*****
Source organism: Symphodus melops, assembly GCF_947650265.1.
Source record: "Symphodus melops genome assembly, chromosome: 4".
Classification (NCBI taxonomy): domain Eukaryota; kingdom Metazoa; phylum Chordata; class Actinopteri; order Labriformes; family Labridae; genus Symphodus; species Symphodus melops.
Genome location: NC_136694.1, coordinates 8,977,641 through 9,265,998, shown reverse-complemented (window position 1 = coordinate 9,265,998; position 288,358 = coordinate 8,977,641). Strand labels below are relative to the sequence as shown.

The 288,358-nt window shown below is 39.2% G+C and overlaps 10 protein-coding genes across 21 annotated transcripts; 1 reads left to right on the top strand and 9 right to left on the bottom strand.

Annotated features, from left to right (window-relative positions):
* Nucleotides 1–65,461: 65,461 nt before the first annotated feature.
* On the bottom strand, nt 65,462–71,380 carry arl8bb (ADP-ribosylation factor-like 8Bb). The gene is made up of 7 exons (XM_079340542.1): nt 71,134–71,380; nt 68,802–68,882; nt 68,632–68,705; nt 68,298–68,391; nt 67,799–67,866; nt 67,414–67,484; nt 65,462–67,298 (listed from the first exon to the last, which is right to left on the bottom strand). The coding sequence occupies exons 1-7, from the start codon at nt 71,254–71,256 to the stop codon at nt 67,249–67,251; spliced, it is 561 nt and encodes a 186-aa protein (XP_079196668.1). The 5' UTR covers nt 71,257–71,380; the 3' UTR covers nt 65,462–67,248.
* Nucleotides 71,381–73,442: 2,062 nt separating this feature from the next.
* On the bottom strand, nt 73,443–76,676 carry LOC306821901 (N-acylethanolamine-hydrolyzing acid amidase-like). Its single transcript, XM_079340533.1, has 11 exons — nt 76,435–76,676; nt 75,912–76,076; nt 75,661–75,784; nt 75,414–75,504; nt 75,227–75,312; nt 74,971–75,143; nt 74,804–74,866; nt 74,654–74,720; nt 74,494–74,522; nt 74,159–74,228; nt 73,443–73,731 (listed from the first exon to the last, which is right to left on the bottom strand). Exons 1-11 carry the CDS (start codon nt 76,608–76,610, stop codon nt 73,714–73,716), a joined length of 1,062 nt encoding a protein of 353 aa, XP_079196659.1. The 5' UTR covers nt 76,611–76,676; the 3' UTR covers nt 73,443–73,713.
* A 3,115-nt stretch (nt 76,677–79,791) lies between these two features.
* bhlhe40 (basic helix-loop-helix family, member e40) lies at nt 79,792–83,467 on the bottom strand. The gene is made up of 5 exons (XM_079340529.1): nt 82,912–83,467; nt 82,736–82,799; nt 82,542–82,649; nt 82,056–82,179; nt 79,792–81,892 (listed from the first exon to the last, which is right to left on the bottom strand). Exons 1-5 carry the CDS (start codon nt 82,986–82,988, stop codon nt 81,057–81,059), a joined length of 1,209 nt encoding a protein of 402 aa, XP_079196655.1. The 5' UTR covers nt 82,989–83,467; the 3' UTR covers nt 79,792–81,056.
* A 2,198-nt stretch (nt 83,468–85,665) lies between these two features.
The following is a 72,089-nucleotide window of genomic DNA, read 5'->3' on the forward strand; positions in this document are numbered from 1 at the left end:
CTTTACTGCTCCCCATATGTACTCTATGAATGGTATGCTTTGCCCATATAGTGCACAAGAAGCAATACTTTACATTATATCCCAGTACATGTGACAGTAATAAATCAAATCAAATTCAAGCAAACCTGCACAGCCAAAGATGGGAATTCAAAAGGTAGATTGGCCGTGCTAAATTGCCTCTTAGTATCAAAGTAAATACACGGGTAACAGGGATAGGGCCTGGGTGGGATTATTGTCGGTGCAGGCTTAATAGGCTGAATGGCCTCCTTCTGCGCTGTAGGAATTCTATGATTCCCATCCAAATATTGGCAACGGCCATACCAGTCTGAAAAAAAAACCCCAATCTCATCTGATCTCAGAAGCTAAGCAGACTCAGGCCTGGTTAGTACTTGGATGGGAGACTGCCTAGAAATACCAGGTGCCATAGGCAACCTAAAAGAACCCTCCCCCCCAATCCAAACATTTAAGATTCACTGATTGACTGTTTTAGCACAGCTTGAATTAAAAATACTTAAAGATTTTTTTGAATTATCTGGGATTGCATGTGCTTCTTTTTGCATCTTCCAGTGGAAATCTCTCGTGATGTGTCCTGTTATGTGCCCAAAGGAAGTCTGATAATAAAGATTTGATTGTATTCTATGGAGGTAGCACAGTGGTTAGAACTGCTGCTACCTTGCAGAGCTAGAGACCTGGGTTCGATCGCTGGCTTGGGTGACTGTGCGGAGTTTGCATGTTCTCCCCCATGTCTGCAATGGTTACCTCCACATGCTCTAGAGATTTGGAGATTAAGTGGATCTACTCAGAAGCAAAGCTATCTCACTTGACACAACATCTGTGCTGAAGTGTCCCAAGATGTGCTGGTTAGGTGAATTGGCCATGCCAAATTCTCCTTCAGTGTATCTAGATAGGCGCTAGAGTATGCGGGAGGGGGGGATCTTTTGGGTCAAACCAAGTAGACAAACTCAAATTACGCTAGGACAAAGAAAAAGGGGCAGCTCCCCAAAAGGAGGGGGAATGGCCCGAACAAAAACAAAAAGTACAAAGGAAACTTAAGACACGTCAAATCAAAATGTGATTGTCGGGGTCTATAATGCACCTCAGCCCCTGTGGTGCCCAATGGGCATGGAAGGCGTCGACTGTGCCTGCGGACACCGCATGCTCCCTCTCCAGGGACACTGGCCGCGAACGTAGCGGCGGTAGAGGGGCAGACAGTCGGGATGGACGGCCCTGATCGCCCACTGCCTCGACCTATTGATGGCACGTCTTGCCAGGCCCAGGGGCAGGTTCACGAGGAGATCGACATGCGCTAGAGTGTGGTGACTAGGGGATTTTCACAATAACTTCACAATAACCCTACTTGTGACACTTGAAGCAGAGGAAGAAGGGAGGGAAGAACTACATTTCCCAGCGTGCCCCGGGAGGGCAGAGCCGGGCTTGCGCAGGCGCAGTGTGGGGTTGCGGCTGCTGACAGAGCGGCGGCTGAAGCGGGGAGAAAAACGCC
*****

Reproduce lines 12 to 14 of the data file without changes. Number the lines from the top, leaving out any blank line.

* bhlhe40 (basic helix-loop-helix family, member e40) lies at nt 79,792–83,467 on the bottom strand. The gene is made up of 5 exons (XM_079340529.1): nt 82,912–83,467; nt 82,736–82,799; nt 82,542–82,649; nt 82,056–82,179; nt 79,792–81,892 (listed from the first exon to the last, which is right to left on the bottom strand). Exons 1-5 carry the CDS (start codon nt 82,986–82,988, stop codon nt 81,057–81,059), a joined length of 1,209 nt encoding a protein of 402 aa, XP_079196655.1. The 5' UTR covers nt 82,989–83,467; the 3' UTR covers nt 79,792–81,056.
* A 2,198-nt stretch (nt 83,468–85,665) lies between these two features.
The following is a 72,089-nucleotide window of genomic DNA, read 5'->3' on the forward strand; positions in this document are numbered from 1 at the left end: